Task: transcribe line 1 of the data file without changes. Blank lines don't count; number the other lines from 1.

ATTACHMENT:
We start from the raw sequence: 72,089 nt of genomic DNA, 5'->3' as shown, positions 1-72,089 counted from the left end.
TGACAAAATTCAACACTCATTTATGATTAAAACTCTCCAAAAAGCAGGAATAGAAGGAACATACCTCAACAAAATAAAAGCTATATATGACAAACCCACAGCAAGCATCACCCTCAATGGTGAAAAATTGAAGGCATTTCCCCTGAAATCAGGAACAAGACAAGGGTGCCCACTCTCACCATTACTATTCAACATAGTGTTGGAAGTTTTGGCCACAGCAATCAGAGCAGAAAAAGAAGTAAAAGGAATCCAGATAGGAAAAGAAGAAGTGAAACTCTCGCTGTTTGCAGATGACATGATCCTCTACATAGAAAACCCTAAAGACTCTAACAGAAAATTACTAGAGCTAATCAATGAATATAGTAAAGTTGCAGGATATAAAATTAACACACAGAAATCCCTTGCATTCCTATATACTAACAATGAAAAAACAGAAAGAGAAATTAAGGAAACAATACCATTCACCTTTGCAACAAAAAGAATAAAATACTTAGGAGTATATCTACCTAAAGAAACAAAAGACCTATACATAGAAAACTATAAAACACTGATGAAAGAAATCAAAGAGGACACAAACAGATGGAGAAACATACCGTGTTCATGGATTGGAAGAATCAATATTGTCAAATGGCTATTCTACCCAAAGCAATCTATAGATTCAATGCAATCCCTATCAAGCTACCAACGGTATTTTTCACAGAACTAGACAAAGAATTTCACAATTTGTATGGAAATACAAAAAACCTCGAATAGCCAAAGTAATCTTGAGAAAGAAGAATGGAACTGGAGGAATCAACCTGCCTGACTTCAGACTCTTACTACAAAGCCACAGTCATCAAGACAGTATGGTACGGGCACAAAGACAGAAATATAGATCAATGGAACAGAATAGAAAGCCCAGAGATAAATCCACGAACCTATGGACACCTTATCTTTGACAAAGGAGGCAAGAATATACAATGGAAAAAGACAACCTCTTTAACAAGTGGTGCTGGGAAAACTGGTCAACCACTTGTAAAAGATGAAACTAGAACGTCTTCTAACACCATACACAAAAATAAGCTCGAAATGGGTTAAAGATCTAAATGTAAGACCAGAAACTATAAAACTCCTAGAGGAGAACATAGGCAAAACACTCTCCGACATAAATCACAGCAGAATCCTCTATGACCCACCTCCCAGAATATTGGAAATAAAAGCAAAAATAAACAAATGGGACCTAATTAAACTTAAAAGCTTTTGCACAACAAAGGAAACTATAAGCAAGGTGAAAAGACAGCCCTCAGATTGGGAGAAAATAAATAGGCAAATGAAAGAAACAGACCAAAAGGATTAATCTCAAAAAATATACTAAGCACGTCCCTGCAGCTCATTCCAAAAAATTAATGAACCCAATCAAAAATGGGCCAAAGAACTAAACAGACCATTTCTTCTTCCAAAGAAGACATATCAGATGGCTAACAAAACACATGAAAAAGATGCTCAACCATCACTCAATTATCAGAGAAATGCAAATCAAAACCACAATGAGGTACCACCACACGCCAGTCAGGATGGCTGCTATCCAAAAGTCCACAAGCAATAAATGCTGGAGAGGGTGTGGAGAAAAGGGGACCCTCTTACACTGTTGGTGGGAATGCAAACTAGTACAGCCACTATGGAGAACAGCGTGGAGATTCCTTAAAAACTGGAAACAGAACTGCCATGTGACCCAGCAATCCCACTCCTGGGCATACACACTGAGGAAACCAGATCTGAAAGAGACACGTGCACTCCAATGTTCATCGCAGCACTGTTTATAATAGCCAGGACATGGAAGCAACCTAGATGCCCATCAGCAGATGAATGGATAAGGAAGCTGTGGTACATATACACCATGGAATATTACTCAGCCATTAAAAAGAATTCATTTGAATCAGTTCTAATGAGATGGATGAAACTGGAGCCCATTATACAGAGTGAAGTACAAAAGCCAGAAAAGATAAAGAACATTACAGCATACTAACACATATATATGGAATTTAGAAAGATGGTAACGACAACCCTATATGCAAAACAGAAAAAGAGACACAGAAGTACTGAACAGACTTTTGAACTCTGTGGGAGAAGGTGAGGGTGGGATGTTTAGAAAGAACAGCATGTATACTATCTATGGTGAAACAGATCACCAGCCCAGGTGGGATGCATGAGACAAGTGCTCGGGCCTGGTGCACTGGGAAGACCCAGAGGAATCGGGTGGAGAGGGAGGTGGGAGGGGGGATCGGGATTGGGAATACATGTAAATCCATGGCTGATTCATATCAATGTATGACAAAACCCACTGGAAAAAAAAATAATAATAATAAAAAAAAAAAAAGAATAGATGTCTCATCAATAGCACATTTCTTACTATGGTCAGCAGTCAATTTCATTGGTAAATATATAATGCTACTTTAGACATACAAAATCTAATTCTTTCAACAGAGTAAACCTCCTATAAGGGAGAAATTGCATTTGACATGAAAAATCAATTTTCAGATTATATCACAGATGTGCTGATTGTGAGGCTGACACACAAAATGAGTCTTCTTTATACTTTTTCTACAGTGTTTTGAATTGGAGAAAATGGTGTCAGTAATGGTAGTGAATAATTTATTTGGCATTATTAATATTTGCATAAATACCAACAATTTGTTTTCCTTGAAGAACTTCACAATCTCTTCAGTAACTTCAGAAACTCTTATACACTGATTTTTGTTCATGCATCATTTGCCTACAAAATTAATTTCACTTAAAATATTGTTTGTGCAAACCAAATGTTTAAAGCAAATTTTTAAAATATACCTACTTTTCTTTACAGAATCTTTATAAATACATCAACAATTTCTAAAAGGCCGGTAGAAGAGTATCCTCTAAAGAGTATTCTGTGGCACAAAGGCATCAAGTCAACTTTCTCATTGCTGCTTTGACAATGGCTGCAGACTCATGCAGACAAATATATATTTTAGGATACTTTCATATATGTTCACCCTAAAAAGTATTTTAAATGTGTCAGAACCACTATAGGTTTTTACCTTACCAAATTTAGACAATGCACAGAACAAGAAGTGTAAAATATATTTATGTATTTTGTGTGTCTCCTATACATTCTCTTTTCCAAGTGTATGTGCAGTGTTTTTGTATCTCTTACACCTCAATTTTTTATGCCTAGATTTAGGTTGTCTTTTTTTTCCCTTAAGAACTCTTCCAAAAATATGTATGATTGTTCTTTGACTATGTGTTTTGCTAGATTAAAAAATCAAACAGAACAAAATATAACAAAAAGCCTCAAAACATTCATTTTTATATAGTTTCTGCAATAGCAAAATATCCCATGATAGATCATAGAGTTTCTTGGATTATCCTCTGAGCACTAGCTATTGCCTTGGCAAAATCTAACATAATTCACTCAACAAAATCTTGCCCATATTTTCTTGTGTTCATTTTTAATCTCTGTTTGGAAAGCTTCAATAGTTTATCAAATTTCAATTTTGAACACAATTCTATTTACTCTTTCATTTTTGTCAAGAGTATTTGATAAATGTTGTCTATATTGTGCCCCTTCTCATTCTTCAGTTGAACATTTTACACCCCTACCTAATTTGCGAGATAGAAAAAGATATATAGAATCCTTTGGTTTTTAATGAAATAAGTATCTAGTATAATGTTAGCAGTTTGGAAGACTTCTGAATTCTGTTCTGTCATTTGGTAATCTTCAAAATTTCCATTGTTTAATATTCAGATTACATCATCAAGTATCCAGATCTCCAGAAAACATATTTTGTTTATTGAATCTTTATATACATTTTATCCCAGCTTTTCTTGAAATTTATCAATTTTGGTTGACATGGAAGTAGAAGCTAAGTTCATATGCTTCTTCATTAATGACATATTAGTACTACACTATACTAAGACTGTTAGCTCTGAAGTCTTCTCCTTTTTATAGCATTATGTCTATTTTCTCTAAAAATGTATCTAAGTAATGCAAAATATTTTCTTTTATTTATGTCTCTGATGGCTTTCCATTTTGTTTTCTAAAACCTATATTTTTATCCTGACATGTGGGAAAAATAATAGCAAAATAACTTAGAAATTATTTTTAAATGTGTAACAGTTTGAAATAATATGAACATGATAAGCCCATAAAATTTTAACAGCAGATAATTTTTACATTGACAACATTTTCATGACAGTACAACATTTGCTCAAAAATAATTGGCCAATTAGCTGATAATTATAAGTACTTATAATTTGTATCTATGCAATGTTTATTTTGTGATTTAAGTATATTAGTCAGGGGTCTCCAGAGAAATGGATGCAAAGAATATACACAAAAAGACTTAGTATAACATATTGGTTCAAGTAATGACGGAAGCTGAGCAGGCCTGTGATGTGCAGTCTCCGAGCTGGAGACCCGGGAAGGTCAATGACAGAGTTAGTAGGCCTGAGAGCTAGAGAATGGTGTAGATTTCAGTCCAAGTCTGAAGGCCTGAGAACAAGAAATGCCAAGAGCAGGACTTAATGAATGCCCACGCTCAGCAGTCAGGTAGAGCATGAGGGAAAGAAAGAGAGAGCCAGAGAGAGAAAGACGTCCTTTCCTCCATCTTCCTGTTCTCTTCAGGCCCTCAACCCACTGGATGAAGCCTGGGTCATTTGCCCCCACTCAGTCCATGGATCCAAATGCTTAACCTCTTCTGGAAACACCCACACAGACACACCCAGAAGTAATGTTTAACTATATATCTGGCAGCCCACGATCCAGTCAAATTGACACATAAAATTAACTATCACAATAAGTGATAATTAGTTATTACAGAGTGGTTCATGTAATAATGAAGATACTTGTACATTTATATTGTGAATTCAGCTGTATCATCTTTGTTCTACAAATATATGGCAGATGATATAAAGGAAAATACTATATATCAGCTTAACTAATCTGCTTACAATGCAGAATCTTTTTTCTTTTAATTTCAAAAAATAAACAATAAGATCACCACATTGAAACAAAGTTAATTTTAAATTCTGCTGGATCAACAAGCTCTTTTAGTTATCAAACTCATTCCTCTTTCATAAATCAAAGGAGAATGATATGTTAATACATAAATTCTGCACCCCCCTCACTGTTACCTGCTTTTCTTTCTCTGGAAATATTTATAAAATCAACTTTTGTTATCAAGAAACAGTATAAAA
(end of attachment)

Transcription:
We start from the raw sequence: 72,089 nt of genomic DNA, 5'->3' as shown, positions 1-72,089 counted from the left end.